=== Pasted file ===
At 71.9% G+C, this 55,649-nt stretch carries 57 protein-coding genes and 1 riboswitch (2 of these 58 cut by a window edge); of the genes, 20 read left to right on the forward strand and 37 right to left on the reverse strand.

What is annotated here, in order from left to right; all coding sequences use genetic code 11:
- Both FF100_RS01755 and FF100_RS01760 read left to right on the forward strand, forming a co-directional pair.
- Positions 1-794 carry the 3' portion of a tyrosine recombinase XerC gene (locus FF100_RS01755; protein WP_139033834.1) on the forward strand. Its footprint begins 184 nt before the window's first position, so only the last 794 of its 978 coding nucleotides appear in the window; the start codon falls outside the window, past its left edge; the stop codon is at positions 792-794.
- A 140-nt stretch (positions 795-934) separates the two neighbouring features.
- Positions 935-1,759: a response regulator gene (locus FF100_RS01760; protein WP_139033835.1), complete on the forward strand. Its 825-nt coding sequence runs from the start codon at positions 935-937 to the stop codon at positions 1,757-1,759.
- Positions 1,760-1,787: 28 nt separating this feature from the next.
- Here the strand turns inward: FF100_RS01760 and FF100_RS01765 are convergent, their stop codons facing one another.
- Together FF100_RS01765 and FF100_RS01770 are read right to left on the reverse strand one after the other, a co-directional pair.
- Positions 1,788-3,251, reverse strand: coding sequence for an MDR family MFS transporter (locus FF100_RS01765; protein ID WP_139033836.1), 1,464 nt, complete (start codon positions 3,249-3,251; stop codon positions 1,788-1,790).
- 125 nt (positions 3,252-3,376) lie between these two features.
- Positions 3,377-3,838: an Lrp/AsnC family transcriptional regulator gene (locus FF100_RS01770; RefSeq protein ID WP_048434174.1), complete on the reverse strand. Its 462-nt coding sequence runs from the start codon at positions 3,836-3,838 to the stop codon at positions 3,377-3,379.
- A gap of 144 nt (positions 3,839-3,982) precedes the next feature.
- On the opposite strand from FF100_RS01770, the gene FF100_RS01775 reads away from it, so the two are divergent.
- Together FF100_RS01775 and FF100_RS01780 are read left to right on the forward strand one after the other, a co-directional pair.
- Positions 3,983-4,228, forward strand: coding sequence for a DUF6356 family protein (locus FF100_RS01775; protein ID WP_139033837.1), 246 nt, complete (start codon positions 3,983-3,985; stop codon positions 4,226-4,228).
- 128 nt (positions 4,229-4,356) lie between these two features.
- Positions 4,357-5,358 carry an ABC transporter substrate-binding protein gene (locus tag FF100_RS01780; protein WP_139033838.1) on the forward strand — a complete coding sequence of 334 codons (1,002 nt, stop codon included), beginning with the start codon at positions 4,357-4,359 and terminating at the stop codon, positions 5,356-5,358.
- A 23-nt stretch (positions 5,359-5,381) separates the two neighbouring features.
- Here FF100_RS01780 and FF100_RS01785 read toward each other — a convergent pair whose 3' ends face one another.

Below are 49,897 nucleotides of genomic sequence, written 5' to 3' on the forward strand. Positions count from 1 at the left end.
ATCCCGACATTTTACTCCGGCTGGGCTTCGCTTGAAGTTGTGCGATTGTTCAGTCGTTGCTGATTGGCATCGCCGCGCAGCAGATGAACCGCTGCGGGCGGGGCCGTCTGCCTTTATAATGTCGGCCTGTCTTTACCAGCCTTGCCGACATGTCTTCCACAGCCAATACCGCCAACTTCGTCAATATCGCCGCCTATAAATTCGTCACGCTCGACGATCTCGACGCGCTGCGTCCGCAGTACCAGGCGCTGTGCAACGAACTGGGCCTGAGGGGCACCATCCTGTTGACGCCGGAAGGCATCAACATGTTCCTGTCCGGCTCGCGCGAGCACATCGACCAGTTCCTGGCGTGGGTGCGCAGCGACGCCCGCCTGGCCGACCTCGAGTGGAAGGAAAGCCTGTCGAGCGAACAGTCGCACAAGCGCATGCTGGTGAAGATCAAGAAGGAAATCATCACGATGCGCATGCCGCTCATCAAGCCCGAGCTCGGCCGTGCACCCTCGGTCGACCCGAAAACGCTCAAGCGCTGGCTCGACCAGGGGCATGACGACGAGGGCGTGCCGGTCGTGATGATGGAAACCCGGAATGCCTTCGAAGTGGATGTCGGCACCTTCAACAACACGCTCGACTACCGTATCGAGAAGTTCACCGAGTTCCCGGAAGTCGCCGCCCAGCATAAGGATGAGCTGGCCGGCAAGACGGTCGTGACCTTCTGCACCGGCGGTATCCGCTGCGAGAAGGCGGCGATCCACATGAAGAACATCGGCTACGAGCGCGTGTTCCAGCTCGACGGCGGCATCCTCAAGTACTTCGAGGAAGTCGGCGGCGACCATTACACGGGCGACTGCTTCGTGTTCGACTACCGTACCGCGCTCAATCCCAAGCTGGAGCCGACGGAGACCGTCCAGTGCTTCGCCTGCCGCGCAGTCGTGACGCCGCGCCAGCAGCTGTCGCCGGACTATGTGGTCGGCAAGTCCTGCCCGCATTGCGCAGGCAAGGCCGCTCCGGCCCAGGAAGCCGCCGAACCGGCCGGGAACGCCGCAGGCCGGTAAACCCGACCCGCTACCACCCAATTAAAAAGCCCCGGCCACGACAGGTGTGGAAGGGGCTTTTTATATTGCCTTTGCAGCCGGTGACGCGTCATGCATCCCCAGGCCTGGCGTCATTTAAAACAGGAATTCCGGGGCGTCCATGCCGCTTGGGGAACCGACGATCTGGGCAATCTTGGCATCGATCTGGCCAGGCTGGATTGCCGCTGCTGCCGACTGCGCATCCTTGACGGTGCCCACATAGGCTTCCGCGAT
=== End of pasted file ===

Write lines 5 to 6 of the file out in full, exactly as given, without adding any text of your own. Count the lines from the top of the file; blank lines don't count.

- A 140-nt stretch (positions 795-934) separates the two neighbouring features.
- Positions 935-1,759: a response regulator gene (locus FF100_RS01760; protein WP_139033835.1), complete on the forward strand. Its 825-nt coding sequence runs from the start codon at positions 935-937 to the stop codon at positions 1,757-1,759.